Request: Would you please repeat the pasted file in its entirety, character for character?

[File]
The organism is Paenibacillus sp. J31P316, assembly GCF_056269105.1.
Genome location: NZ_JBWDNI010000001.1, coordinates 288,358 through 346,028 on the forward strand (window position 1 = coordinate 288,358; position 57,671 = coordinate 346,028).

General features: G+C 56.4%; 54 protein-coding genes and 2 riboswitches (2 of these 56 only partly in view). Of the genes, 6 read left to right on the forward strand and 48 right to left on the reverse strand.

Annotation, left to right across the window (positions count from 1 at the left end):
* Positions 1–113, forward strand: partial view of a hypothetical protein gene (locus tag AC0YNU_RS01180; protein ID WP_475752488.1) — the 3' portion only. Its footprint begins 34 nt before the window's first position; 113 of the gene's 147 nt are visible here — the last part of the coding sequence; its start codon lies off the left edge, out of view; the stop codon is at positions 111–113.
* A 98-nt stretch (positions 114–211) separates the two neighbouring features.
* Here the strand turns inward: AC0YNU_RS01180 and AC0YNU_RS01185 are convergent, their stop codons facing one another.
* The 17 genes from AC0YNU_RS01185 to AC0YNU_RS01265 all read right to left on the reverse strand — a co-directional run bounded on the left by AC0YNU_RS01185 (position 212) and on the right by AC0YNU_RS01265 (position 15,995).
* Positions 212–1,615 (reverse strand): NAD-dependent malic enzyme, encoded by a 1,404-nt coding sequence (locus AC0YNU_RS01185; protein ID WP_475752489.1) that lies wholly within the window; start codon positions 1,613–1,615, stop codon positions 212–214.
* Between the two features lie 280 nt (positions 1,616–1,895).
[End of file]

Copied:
The organism is Paenibacillus sp. J31P316, assembly GCF_056269105.1.
Genome location: NZ_JBWDNI010000001.1, coordinates 288,358 through 346,028 on the forward strand (window position 1 = coordinate 288,358; position 57,671 = coordinate 346,028).

General features: G+C 56.4%; 54 protein-coding genes and 2 riboswitches (2 of these 56 only partly in view). Of the genes, 6 read left to right on the forward strand and 48 right to left on the reverse strand.

Annotation, left to right across the window (positions count from 1 at the left end):
* Positions 1–113, forward strand: partial view of a hypothetical protein gene (locus tag AC0YNU_RS01180; protein ID WP_475752488.1) — the 3' portion only. Its footprint begins 34 nt before the window's first position; 113 of the gene's 147 nt are visible here — the last part of the coding sequence; its start codon lies off the left edge, out of view; the stop codon is at positions 111–113.
* A 98-nt stretch (positions 114–211) separates the two neighbouring features.
* Here the strand turns inward: AC0YNU_RS01180 and AC0YNU_RS01185 are convergent, their stop codons facing one another.
* The 17 genes from AC0YNU_RS01185 to AC0YNU_RS01265 all read right to left on the reverse strand — a co-directional run bounded on the left by AC0YNU_RS01185 (position 212) and on the right by AC0YNU_RS01265 (position 15,995).
* Positions 212–1,615 (reverse strand): NAD-dependent malic enzyme, encoded by a 1,404-nt coding sequence (locus AC0YNU_RS01185; protein ID WP_475752489.1) that lies wholly within the window; start codon positions 1,613–1,615, stop codon positions 212–214.
* Between the two features lie 280 nt (positions 1,616–1,895).